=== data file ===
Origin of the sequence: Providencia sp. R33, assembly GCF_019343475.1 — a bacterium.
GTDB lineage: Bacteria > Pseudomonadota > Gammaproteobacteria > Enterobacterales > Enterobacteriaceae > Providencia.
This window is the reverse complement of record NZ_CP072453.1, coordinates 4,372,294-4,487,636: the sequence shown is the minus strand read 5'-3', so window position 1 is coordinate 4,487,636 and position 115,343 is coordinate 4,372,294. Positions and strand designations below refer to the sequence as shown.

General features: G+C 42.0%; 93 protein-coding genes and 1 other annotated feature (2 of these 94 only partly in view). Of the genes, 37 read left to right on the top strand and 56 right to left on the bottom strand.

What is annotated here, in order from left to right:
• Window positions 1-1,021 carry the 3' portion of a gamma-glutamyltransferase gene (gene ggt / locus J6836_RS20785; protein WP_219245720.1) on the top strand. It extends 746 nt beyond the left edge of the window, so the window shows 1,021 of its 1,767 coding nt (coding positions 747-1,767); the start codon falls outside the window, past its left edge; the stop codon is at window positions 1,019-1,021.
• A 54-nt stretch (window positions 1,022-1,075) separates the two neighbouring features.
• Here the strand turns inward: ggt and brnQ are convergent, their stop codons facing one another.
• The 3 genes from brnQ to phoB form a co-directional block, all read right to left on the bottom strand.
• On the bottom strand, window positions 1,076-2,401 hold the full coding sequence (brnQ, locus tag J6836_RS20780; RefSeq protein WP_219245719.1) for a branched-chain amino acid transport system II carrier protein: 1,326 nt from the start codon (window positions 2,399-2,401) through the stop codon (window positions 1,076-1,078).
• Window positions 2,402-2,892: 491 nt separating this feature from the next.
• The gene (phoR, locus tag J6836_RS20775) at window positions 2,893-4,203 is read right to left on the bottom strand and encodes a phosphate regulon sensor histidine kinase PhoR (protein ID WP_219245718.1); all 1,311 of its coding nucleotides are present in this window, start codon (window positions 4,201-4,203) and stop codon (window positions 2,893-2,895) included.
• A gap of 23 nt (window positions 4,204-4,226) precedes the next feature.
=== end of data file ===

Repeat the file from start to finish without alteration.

Origin of the sequence: Providencia sp. R33, assembly GCF_019343475.1 — a bacterium.
GTDB lineage: Bacteria > Pseudomonadota > Gammaproteobacteria > Enterobacterales > Enterobacteriaceae > Providencia.
This window is the reverse complement of record NZ_CP072453.1, coordinates 4,372,294-4,487,636: the sequence shown is the minus strand read 5'-3', so window position 1 is coordinate 4,487,636 and position 115,343 is coordinate 4,372,294. Positions and strand designations below refer to the sequence as shown.

General features: G+C 42.0%; 93 protein-coding genes and 1 other annotated feature (2 of these 94 only partly in view). Of the genes, 37 read left to right on the top strand and 56 right to left on the bottom strand.

What is annotated here, in order from left to right:
• Window positions 1-1,021 carry the 3' portion of a gamma-glutamyltransferase gene (gene ggt / locus J6836_RS20785; protein WP_219245720.1) on the top strand. It extends 746 nt beyond the left edge of the window, so the window shows 1,021 of its 1,767 coding nt (coding positions 747-1,767); the start codon falls outside the window, past its left edge; the stop codon is at window positions 1,019-1,021.
• A 54-nt stretch (window positions 1,022-1,075) separates the two neighbouring features.
• Here the strand turns inward: ggt and brnQ are convergent, their stop codons facing one another.
• The 3 genes from brnQ to phoB form a co-directional block, all read right to left on the bottom strand.
• On the bottom strand, window positions 1,076-2,401 hold the full coding sequence (brnQ, locus tag J6836_RS20780; RefSeq protein WP_219245719.1) for a branched-chain amino acid transport system II carrier protein: 1,326 nt from the start codon (window positions 2,399-2,401) through the stop codon (window positions 1,076-1,078).
• Window positions 2,402-2,892: 491 nt separating this feature from the next.
• The gene (phoR, locus tag J6836_RS20775) at window positions 2,893-4,203 is read right to left on the bottom strand and encodes a phosphate regulon sensor histidine kinase PhoR (protein ID WP_219245718.1); all 1,311 of its coding nucleotides are present in this window, start codon (window positions 4,201-4,203) and stop codon (window positions 2,893-2,895) included.
• A gap of 23 nt (window positions 4,204-4,226) precedes the next feature.